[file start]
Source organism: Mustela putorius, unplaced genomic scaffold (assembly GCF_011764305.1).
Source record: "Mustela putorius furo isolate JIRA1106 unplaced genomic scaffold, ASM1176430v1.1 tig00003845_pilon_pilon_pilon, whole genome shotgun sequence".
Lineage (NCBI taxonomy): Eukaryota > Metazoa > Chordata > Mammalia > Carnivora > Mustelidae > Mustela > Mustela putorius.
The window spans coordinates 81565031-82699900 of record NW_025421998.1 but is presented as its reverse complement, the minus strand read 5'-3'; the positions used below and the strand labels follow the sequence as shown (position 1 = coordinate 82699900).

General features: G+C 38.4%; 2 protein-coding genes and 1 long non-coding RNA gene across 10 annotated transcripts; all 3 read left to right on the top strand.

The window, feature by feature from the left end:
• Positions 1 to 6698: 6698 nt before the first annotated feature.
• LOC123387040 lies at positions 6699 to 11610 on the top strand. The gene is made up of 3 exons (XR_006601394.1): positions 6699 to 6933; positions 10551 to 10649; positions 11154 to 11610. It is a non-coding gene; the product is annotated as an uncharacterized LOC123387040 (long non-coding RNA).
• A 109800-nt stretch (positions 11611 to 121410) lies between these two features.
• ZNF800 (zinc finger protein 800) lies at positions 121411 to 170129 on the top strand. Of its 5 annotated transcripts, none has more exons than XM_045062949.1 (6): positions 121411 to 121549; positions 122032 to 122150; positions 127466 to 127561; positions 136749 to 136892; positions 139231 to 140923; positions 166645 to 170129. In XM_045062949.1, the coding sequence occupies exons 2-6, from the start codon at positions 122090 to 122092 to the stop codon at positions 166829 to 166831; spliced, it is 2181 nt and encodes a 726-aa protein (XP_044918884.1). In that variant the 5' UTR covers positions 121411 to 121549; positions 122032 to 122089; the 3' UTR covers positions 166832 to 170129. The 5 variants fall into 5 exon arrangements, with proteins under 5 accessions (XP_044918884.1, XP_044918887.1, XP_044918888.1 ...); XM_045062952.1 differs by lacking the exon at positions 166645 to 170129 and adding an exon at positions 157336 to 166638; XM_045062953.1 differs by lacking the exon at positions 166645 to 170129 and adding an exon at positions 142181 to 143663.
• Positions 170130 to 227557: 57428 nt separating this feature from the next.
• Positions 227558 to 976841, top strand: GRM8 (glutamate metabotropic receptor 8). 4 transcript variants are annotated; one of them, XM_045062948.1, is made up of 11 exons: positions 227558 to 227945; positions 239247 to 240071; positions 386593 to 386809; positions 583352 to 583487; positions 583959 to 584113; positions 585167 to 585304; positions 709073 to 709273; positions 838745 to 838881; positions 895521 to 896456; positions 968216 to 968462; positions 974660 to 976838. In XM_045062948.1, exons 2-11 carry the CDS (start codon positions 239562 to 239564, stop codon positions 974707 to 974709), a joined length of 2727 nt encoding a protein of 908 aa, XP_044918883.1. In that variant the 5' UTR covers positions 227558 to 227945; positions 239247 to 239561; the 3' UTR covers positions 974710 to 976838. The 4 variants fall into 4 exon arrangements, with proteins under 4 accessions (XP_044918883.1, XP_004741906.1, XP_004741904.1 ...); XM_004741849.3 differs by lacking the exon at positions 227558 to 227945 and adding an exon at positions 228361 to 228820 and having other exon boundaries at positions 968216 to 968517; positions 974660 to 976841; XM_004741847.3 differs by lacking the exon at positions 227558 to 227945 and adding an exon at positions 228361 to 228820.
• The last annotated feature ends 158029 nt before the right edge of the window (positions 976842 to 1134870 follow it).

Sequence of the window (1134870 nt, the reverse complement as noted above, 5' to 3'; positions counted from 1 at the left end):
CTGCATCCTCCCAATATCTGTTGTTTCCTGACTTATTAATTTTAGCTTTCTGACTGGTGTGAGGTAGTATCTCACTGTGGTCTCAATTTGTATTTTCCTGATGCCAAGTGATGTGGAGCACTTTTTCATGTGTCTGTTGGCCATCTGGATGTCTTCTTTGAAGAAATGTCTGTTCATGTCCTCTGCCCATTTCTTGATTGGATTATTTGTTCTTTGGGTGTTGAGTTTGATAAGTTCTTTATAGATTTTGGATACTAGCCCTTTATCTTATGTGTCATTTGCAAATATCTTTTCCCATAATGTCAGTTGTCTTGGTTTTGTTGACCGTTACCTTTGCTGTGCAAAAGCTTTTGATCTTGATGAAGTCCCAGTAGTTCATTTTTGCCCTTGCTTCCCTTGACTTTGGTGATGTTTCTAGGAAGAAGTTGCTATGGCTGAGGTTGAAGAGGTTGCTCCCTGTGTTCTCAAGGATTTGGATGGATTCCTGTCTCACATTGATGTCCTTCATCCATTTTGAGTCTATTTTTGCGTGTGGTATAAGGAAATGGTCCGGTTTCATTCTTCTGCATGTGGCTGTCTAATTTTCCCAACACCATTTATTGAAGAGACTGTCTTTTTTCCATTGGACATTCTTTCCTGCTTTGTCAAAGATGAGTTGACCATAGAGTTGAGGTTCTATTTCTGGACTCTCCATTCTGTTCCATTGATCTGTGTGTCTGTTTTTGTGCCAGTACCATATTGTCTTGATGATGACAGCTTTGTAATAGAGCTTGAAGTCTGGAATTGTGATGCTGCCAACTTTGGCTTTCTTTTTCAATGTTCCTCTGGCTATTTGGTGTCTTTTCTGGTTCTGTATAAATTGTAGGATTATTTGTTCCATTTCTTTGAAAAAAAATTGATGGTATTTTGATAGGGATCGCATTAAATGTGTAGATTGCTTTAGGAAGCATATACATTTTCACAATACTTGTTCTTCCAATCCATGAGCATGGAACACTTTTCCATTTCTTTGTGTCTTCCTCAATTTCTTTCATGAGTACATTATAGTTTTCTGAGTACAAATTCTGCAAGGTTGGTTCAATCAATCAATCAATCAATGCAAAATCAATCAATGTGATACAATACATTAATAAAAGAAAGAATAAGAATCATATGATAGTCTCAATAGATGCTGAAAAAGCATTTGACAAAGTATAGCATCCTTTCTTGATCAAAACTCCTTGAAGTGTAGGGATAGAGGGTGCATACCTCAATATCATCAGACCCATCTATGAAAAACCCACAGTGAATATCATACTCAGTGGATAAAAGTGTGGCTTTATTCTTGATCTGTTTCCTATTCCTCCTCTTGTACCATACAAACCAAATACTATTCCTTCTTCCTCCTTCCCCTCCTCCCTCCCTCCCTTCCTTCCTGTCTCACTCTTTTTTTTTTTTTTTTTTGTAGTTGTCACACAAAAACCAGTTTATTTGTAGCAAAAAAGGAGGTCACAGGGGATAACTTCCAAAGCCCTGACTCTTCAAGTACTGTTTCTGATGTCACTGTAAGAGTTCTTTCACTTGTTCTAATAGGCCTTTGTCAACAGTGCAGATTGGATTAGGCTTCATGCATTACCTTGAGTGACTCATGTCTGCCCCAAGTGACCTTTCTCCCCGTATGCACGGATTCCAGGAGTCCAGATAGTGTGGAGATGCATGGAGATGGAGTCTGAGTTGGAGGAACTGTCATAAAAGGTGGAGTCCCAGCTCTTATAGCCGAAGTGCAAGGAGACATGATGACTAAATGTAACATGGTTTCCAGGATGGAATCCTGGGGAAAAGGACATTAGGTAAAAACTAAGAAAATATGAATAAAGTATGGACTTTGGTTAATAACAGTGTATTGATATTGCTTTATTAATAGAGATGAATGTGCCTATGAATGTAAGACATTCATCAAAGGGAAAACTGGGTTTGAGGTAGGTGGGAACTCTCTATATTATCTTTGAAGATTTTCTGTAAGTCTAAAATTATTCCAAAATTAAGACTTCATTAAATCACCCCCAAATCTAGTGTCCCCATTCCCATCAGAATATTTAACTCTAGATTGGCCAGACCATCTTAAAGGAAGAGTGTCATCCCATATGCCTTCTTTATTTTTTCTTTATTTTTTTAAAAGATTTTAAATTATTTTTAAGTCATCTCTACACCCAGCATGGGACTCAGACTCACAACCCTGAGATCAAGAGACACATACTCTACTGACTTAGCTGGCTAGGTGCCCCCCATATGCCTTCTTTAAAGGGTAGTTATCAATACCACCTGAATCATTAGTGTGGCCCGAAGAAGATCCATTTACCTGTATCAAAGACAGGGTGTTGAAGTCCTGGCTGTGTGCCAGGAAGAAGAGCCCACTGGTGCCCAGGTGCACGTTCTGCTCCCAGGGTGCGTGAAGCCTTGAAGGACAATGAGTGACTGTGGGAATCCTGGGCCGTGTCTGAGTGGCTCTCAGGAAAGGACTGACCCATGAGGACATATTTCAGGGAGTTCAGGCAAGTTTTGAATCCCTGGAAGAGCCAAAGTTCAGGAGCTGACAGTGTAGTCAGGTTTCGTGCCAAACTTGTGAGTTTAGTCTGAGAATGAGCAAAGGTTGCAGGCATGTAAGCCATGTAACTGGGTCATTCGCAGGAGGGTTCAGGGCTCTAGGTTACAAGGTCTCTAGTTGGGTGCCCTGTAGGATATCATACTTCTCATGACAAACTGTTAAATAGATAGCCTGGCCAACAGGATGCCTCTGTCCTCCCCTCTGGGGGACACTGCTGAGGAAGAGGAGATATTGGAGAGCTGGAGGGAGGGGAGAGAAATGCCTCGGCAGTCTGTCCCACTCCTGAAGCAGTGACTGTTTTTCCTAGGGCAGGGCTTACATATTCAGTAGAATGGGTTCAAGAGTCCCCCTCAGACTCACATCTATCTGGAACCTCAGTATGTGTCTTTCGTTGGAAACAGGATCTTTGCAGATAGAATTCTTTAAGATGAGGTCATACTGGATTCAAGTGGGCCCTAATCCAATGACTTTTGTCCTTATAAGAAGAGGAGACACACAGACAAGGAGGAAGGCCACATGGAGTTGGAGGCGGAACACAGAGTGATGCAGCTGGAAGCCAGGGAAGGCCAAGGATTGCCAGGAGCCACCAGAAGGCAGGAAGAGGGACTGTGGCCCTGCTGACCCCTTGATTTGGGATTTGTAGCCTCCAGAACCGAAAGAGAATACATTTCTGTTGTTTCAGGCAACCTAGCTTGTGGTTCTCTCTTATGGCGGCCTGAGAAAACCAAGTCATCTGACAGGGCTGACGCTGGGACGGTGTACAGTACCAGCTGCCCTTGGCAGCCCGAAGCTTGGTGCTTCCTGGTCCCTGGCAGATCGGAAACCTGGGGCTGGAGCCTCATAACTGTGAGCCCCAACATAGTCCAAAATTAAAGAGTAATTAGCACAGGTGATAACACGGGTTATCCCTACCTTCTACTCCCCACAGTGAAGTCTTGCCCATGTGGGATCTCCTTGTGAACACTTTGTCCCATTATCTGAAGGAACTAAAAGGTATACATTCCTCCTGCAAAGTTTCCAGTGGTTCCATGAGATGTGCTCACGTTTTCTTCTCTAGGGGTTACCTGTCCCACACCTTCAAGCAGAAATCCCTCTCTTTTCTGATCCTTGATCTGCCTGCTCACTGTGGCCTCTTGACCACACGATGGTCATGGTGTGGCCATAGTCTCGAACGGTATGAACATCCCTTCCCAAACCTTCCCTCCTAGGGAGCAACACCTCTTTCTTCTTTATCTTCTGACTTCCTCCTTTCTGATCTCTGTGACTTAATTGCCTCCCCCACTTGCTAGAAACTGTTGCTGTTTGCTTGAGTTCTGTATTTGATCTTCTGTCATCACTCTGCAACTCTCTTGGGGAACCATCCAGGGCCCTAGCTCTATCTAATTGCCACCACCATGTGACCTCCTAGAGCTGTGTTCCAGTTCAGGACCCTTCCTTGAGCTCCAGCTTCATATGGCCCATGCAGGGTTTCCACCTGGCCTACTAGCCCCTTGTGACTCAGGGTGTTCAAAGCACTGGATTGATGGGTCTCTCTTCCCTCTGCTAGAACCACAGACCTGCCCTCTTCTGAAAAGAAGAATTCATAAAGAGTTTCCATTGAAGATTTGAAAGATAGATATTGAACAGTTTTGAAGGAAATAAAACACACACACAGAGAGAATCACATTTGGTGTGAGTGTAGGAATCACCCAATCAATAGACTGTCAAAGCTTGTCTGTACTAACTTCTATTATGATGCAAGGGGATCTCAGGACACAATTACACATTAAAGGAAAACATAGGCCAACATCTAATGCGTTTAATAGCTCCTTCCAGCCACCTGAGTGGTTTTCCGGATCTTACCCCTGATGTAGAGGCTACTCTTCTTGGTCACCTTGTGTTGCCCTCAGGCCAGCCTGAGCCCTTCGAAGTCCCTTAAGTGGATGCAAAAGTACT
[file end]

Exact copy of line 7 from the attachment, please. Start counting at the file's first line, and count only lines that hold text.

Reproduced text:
• Positions 1 to 6698: 6698 nt before the first annotated feature.